It’s ok to be jealous

As artists, improvisers and human beings we all get jealous, some of us worse than others. Saying you never get jealous is like saying you never get angry or you never get sad or afraid. It’s part of the human condition.

With jealousy, the only thing we can hope for is that the duration doesn’t last too long. There have been times when I have been free of it, but jealousy is like cancer: Just when you think you’ve beaten it and it will never come back, it mysteriously shows up in another part of your body.

That’s precisely what happened to me last month. The uber-improv group Beer Shark Mice came to Chicago to do a series of sold-out shows and workshops at iO Chicago.

I have worked with all of the members of that group back in Chicago over 20 years ago, in once capacity or another. Since then, they have all moved to LA and have done extremely well. They are all very talented people. They have all worked hard. But still, I can feel jealous of their success in Hollywood.

Jealousy is not logical, it never has been, so to trying to figure it out makes no sense, but typically, the people I started out with in improv are the ones I can get the most jealous about.

Here’s what pisses me off about jealously, besides the fact that I have it from time to time: I am often too afraid to admit that I’m feeling it. When you say you’re jealous of someone, people misinterpret it and think you’re dissing on the person. That could not be farther from the truth.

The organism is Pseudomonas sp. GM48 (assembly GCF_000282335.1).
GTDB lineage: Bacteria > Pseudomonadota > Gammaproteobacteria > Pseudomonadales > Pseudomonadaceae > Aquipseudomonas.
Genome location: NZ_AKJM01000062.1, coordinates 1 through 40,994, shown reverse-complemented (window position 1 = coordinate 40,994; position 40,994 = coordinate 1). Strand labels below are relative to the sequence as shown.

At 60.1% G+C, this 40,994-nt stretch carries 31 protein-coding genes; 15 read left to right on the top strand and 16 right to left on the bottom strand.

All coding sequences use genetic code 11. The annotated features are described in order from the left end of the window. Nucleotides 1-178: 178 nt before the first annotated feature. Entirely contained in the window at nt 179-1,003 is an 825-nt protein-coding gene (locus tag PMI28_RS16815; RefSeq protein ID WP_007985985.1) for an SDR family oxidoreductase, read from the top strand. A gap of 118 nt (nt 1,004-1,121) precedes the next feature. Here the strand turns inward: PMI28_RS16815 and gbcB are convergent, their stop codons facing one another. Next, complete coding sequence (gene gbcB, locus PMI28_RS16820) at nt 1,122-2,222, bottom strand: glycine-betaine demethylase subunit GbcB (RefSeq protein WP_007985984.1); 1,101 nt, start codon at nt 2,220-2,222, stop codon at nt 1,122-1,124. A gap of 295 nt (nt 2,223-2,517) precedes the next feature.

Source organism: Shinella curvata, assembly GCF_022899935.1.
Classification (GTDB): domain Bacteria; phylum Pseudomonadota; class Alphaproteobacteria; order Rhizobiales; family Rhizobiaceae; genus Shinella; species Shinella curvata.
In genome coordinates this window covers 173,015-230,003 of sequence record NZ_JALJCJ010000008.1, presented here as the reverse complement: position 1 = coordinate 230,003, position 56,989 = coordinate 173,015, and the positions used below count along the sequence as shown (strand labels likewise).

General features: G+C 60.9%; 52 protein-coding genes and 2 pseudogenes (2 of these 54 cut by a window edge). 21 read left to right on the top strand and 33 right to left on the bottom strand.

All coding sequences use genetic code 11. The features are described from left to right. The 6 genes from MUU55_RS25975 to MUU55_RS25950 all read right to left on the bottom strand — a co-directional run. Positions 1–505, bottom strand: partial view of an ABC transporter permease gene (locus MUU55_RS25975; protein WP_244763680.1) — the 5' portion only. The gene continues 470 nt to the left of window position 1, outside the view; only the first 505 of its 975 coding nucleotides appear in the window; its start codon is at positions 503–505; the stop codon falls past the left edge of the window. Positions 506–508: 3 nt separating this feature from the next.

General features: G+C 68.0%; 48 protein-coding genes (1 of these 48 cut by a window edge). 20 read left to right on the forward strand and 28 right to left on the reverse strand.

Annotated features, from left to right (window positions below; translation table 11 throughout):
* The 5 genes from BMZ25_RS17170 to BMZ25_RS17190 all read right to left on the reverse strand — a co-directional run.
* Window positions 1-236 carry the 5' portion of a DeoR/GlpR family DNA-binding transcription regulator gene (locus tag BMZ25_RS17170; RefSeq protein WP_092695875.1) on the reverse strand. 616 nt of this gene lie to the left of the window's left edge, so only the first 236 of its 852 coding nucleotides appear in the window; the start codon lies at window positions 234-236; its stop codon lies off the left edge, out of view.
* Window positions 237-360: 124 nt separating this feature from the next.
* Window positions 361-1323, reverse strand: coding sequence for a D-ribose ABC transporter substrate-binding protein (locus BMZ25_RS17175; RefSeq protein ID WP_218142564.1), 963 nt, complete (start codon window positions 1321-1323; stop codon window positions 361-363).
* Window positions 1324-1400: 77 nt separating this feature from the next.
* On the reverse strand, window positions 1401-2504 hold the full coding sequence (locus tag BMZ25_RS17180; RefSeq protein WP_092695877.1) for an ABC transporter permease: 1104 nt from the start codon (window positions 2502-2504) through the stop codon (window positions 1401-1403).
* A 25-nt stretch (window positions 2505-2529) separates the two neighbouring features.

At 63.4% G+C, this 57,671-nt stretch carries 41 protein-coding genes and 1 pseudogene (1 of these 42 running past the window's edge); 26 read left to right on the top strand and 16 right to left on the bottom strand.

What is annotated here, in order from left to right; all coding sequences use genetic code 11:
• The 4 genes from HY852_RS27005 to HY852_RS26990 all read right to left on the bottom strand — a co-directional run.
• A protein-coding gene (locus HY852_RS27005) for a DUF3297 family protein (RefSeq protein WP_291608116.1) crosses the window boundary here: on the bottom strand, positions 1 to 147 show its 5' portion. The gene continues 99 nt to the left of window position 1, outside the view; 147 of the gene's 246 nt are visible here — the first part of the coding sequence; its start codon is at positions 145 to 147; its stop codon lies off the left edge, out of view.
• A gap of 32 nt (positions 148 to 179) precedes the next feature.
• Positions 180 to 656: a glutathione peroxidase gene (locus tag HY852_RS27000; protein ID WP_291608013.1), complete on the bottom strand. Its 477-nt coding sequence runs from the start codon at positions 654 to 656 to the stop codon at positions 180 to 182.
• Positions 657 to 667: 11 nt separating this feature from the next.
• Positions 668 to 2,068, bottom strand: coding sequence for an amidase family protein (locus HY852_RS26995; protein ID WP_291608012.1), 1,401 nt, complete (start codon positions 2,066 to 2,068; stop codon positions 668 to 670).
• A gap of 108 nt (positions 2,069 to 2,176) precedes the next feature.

Admitting you are jealous is a good thing. If you listen to my podcast, Improv Nerd, you have heard me talk about my jealousy of Tina Fey, who started in improv here in Chicago. First of all, my jealousy of her has nothing to do with Tina Fey. It’s 100 percent about me. It’s my issue. If anything, I am dissing on myself. Secondly, I have admitted my jealousy of Tina Fey over 100 times, and guess what? It seems to have subsided for the time being.

Being jealous of someone else just means that you wish that you had something they have. It can be talent, looks, money, fame… anything that you compare yourself to someone else with and feel like you fall up short.

I denied my jealousy of others — and a lot of my other emotions — for a very long time, and I can humbly say that denying that I felt it didn’t do any good. I didn’t admit I was jealous because I was worried of what people would think of me. People think jealousy and anger are bad, so I denied that I felt those emotions and stuffed them until they reached a toxic level in my body. When you do that, I can guarantee it will come out sideways and it will harm yourself and others and ruin your shows.

I did a two-person show years ago called Naked with Stephanie Weir, one of the best improvisers I have ever gotten to work with. The show was great, but it could have been much better for all of us if I could have dealt with me jealousy better. Not only was I incredibly jealous of her talent, but I also couldn’t admit it at the time, not even to myself. So instead, I made angry and negative choices on stage, which made me difficult to work with. I am sure I was nightmare for all involved, and I still have shame about that show.

If you get anything out of this blog today, I hope that it’s that it’s ok to admit that you’re jealous of others, because if you don’t, there’s a good chance it will turn into bitterness. I’ve been down that road many of times, and if we own it and takes steps forward in our own careers, it will dissipate and we can get out of our own way on stage and in our lives.